Jeffrey Bush, PhD

Assistant Professor
Department of Cell & Tissue Biology
+1 415 476-9459

Our lab studies basic mechanisms by which signaling between cells coordinates morphogenesis. Understanding this control has significance beyond its fundamental importance in development since birth defects are the leading cause of death for infants during the first year of life. Craniofacial anomalies are the most common class of congenital defect in humans, with three quarters of all malformations identified at birth involving craniofacial dysmorphogenesis.  We utilize multiple approaches based in mouse genetics to understand fundamental signaling processes as they relate to craniofacial development and disease. In addition to mouse genetics approaches, we utilize human induced pluripotent stem cells and live imaging to understand the cellular and molecular control of morphogenesis.

Research Summary: 
Signaling control of craniofacial development and congenital disease

Websites

Publications: 

EPHRIN-B1 Mosaicism Drives Cell Segregation in Craniofrontonasal Syndrome hiPSC-Derived Neuroepithelial Cells.

Stem cell reports

Niethamer TK, Larson AR, O'Neill AK, Bershteyn M, Hsiao EC, Klein OD, Pomerantz JH, Bush JO

Unidirectional Eph/ephrin signaling creates a cortical actomyosin differential to drive cell segregation.

The Journal of cell biology

O'Neill AK, Kindberg AA, Niethamer TK, Larson AR, Ho HH, Greenberg ME, Bush JO

Convergence and extrusion are required for normal fusion of the mammalian secondary palate.

PLoS biology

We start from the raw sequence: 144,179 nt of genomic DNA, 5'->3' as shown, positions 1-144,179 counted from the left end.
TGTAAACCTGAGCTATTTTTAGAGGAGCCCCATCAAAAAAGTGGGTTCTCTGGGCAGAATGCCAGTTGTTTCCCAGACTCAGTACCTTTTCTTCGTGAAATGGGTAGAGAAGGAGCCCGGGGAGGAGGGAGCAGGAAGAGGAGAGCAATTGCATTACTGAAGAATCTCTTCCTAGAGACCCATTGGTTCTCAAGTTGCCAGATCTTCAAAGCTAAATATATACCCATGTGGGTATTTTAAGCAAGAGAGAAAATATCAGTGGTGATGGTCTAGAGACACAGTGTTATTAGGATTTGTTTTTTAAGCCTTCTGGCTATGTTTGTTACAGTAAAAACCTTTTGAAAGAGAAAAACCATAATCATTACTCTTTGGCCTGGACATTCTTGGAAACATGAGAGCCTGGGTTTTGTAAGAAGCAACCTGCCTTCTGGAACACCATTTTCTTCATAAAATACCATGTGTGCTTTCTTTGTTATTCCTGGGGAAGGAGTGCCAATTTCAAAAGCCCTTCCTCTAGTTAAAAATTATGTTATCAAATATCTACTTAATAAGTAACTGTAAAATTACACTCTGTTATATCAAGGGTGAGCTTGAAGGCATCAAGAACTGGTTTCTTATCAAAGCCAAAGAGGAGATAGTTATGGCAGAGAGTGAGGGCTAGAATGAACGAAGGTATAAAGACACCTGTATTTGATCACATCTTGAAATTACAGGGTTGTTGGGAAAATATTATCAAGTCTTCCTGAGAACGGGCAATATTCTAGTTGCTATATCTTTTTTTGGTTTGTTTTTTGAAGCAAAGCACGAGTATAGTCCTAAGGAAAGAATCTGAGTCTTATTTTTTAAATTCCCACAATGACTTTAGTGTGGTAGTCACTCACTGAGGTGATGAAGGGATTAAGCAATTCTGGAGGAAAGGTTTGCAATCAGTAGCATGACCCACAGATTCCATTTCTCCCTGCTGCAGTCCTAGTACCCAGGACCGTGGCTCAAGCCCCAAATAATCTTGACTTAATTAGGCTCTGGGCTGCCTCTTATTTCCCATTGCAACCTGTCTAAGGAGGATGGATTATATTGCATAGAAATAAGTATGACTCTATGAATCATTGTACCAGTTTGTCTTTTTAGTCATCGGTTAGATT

Kim S, Lewis AE, Singh V, Ma X, Adelstein R, Bush JO

Embryonic expression of EphA receptor genes in mice supports their candidacy for involvement in cleft lip and palate.

Developmental dynamics : an official publication of the American Association of Anatomists

Agrawal P, Wang M, Kim S, Lewis AE, Bush JO

The widely used Wnt1-Cre transgene causes developmental phenotypes by ectopic activation of Wnt signaling.

Developmental biology

Lewis AE, Vasudevan HN, O'Neill AK, Soriano P, Bush JO

Ephrin B1 maintains apical adhesion of neural progenitors.

Development (Cambridge, England)

Arvanitis DN, Béhar A, Tryoen-Tóth P, Bush JO, Jungas T, Vitale N, Davy A

Eph/ephrin signaling: genetic, phosphoproteomic, and transcriptomic approaches.

Seminars in cell & developmental biology

Bush JO, Soriano P

The TGF-beta pseudoreceptor gene Bambi is dispensable for mouse embryonic development and postnatal survival.

Genesis (New York, N.Y. : 2000)

Chen J, Bush JO, Ovitt CE, Lan Y, Jiang R

Development of the upper lip: morphogenetic and molecular mechanisms.

Developmental dynamics : an official publication of the American Association of Anatomists

Jiang R, Bush JO, Lidral AC

Expression of Wnt9b and activation of canonical Wnt signaling during midfacial morphogenesis in mice.

Developmental dynamics : an official publication of the American Association of Anatomists

Lan Y, Ryan RC, Zhang Z, Bullard SA, Bush JO, Maltby KM, Lidral AC, Jiang R

The cleft lip and palate defects in Dancer mutant mice result from gain of function of the Tbx10 gene.

Proceedings of the National Academy of Sciences of the United States of America

Bush JO, Lan Y, Jiang R

The T-box gene Tbx10 exhibits a uniquely restricted expression pattern during mouse embryogenesis.

Gene expression patterns : GEP

Bush JO, Maltby KM, Cho ES, Jiang R

Isolation and developmental expression analysis of Tbx22, the mouse homolog of the human X-linked cleft palate gene.

Developmental dynamics : an official publication of the American Association of Anatomists

Bush JO, Lan Y, Maltby KM, Jiang R